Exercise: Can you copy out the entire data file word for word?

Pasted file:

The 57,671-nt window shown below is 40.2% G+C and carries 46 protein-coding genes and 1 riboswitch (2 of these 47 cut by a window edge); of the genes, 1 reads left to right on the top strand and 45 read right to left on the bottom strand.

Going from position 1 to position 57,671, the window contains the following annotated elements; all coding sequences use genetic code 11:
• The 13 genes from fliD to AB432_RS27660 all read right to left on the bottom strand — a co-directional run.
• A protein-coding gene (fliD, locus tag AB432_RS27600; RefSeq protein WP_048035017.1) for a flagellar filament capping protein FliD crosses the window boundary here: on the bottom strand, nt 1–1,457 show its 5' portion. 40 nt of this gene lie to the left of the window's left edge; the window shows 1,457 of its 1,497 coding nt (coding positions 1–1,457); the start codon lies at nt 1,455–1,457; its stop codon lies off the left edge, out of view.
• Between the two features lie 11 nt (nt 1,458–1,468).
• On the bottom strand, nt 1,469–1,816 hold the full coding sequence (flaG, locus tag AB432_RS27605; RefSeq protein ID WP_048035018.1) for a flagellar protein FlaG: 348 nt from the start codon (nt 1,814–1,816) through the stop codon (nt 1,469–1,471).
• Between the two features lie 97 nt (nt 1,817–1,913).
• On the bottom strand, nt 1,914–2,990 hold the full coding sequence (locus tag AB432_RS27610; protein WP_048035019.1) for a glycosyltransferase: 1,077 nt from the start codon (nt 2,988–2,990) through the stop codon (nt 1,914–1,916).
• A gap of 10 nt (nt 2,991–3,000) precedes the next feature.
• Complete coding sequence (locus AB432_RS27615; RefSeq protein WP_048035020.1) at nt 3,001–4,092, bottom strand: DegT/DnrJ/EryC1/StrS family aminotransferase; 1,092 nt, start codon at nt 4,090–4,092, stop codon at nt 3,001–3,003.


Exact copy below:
The 57,671-nt window shown below is 40.2% G+C and carries 46 protein-coding genes and 1 riboswitch (2 of these 47 cut by a window edge); of the genes, 1 reads left to right on the top strand and 45 read right to left on the bottom strand.

Going from position 1 to position 57,671, the window contains the following annotated elements; all coding sequences use genetic code 11:
• The 13 genes from fliD to AB432_RS27660 all read right to left on the bottom strand — a co-directional run.
• A protein-coding gene (fliD, locus tag AB432_RS27600; RefSeq protein WP_048035017.1) for a flagellar filament capping protein FliD crosses the window boundary here: on the bottom strand, nt 1–1,457 show its 5' portion. 40 nt of this gene lie to the left of the window's left edge; the window shows 1,457 of its 1,497 coding nt (coding positions 1–1,457); the start codon lies at nt 1,455–1,457; its stop codon lies off the left edge, out of view.
• Between the two features lie 11 nt (nt 1,458–1,468).
• On the bottom strand, nt 1,469–1,816 hold the full coding sequence (flaG, locus tag AB432_RS27605; RefSeq protein ID WP_048035018.1) for a flagellar protein FlaG: 348 nt from the start codon (nt 1,814–1,816) through the stop codon (nt 1,469–1,471).
• Between the two features lie 97 nt (nt 1,817–1,913).
• On the bottom strand, nt 1,914–2,990 hold the full coding sequence (locus tag AB432_RS27610; protein WP_048035019.1) for a glycosyltransferase: 1,077 nt from the start codon (nt 2,988–2,990) through the stop codon (nt 1,914–1,916).
• A gap of 10 nt (nt 2,991–3,000) precedes the next feature.
• Complete coding sequence (locus AB432_RS27615; RefSeq protein WP_048035020.1) at nt 3,001–4,092, bottom strand: DegT/DnrJ/EryC1/StrS family aminotransferase; 1,092 nt, start codon at nt 4,090–4,092, stop codon at nt 3,001–3,003.